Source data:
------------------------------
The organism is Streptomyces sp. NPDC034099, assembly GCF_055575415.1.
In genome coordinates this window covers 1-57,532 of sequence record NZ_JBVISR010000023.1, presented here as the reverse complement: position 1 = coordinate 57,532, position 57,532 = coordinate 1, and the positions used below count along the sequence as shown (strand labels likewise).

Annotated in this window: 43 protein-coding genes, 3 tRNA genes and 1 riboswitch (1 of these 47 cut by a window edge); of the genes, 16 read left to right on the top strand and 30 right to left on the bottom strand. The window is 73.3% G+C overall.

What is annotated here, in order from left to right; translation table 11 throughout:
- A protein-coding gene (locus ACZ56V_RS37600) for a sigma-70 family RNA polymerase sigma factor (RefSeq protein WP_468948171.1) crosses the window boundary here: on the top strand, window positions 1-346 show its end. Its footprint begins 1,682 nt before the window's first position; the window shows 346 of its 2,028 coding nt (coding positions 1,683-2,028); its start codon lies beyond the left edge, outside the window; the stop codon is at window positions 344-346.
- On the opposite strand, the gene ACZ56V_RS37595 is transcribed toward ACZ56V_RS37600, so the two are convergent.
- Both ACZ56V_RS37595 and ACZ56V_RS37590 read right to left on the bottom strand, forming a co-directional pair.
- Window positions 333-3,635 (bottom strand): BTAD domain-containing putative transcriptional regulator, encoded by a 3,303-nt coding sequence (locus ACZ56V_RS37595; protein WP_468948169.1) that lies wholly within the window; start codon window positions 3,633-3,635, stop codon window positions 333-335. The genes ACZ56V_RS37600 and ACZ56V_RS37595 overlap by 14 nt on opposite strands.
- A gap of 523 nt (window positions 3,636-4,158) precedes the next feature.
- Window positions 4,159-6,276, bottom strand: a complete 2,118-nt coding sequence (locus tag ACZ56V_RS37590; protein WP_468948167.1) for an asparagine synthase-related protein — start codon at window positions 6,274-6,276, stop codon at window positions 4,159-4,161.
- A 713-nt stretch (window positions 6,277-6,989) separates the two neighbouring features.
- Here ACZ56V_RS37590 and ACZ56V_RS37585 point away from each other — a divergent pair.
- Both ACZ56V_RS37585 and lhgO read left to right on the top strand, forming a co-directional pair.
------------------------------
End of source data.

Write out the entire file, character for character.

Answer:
The organism is Streptomyces sp. NPDC034099, assembly GCF_055575415.1.
In genome coordinates this window covers 1-57,532 of sequence record NZ_JBVISR010000023.1, presented here as the reverse complement: position 1 = coordinate 57,532, position 57,532 = coordinate 1, and the positions used below count along the sequence as shown (strand labels likewise).

Annotated in this window: 43 protein-coding genes, 3 tRNA genes and 1 riboswitch (1 of these 47 cut by a window edge); of the genes, 16 read left to right on the top strand and 30 right to left on the bottom strand. The window is 73.3% G+C overall.

What is annotated here, in order from left to right; translation table 11 throughout:
- A protein-coding gene (locus ACZ56V_RS37600) for a sigma-70 family RNA polymerase sigma factor (RefSeq protein WP_468948171.1) crosses the window boundary here: on the top strand, window positions 1-346 show its end. Its footprint begins 1,682 nt before the window's first position; the window shows 346 of its 2,028 coding nt (coding positions 1,683-2,028); its start codon lies beyond the left edge, outside the window; the stop codon is at window positions 344-346.
- On the opposite strand, the gene ACZ56V_RS37595 is transcribed toward ACZ56V_RS37600, so the two are convergent.
- Both ACZ56V_RS37595 and ACZ56V_RS37590 read right to left on the bottom strand, forming a co-directional pair.
- Window positions 333-3,635 (bottom strand): BTAD domain-containing putative transcriptional regulator, encoded by a 3,303-nt coding sequence (locus ACZ56V_RS37595; protein WP_468948169.1) that lies wholly within the window; start codon window positions 3,633-3,635, stop codon window positions 333-335. The genes ACZ56V_RS37600 and ACZ56V_RS37595 overlap by 14 nt on opposite strands.
- A gap of 523 nt (window positions 3,636-4,158) precedes the next feature.
- Window positions 4,159-6,276, bottom strand: a complete 2,118-nt coding sequence (locus tag ACZ56V_RS37590; protein WP_468948167.1) for an asparagine synthase-related protein — start codon at window positions 6,274-6,276, stop codon at window positions 4,159-4,161.
- A 713-nt stretch (window positions 6,277-6,989) separates the two neighbouring features.
- Here ACZ56V_RS37590 and ACZ56V_RS37585 point away from each other — a divergent pair.
- Both ACZ56V_RS37585 and lhgO read left to right on the top strand, forming a co-directional pair.